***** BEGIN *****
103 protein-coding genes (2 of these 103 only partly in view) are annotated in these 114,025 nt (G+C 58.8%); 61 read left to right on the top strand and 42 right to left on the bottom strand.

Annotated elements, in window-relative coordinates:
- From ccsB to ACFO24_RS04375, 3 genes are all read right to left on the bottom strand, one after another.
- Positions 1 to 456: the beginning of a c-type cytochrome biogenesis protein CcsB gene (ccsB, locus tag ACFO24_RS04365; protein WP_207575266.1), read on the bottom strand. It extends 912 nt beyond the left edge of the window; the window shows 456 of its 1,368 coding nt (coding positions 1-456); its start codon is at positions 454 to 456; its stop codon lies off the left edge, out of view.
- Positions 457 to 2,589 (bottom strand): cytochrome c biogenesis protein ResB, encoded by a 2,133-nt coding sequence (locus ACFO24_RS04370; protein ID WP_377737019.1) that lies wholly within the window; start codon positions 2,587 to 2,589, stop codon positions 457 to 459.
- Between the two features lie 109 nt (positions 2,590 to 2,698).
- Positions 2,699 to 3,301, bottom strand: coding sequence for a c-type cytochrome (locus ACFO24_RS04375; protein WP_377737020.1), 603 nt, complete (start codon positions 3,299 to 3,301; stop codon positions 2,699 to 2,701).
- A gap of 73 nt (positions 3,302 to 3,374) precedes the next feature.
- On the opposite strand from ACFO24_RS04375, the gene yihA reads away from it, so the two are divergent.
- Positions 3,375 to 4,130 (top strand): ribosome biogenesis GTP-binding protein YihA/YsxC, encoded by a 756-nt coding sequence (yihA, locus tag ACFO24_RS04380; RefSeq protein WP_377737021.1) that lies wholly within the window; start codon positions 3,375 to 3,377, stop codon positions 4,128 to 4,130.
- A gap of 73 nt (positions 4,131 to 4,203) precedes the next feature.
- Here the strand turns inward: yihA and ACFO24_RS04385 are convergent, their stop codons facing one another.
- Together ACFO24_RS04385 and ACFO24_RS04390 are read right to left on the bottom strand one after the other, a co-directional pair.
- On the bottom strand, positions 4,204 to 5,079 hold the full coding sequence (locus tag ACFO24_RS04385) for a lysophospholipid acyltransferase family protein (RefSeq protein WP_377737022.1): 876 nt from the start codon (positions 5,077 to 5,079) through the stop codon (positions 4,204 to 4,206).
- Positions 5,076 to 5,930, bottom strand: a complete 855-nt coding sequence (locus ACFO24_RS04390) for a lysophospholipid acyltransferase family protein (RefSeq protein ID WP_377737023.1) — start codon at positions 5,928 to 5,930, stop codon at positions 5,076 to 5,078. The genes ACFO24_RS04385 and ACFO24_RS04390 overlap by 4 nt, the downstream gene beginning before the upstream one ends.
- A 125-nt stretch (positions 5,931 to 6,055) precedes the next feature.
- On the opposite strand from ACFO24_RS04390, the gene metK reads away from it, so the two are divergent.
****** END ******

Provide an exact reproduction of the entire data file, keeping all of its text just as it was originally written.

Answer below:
103 protein-coding genes (2 of these 103 only partly in view) are annotated in these 114,025 nt (G+C 58.8%); 61 read left to right on the top strand and 42 right to left on the bottom strand.

Annotated elements, in window-relative coordinates:
- From ccsB to ACFO24_RS04375, 3 genes are all read right to left on the bottom strand, one after another.
- Positions 1 to 456: the beginning of a c-type cytochrome biogenesis protein CcsB gene (ccsB, locus tag ACFO24_RS04365; protein WP_207575266.1), read on the bottom strand. It extends 912 nt beyond the left edge of the window; the window shows 456 of its 1,368 coding nt (coding positions 1-456); its start codon is at positions 454 to 456; its stop codon lies off the left edge, out of view.
- Positions 457 to 2,589 (bottom strand): cytochrome c biogenesis protein ResB, encoded by a 2,133-nt coding sequence (locus ACFO24_RS04370; protein ID WP_377737019.1) that lies wholly within the window; start codon positions 2,587 to 2,589, stop codon positions 457 to 459.
- Between the two features lie 109 nt (positions 2,590 to 2,698).
- Positions 2,699 to 3,301, bottom strand: coding sequence for a c-type cytochrome (locus ACFO24_RS04375; protein WP_377737020.1), 603 nt, complete (start codon positions 3,299 to 3,301; stop codon positions 2,699 to 2,701).
- A gap of 73 nt (positions 3,302 to 3,374) precedes the next feature.
- On the opposite strand from ACFO24_RS04375, the gene yihA reads away from it, so the two are divergent.
- Positions 3,375 to 4,130 (top strand): ribosome biogenesis GTP-binding protein YihA/YsxC, encoded by a 756-nt coding sequence (yihA, locus tag ACFO24_RS04380; RefSeq protein WP_377737021.1) that lies wholly within the window; start codon positions 3,375 to 3,377, stop codon positions 4,128 to 4,130.
- A gap of 73 nt (positions 4,131 to 4,203) precedes the next feature.
- Here the strand turns inward: yihA and ACFO24_RS04385 are convergent, their stop codons facing one another.
- Together ACFO24_RS04385 and ACFO24_RS04390 are read right to left on the bottom strand one after the other, a co-directional pair.
- On the bottom strand, positions 4,204 to 5,079 hold the full coding sequence (locus tag ACFO24_RS04385) for a lysophospholipid acyltransferase family protein (RefSeq protein WP_377737022.1): 876 nt from the start codon (positions 5,077 to 5,079) through the stop codon (positions 4,204 to 4,206).
- Positions 5,076 to 5,930, bottom strand: a complete 855-nt coding sequence (locus ACFO24_RS04390) for a lysophospholipid acyltransferase family protein (RefSeq protein ID WP_377737023.1) — start codon at positions 5,928 to 5,930, stop codon at positions 5,076 to 5,078. The genes ACFO24_RS04385 and ACFO24_RS04390 overlap by 4 nt, the downstream gene beginning before the upstream one ends.
- A 125-nt stretch (positions 5,931 to 6,055) precedes the next feature.
- On the opposite strand from ACFO24_RS04390, the gene metK reads away from it, so the two are divergent.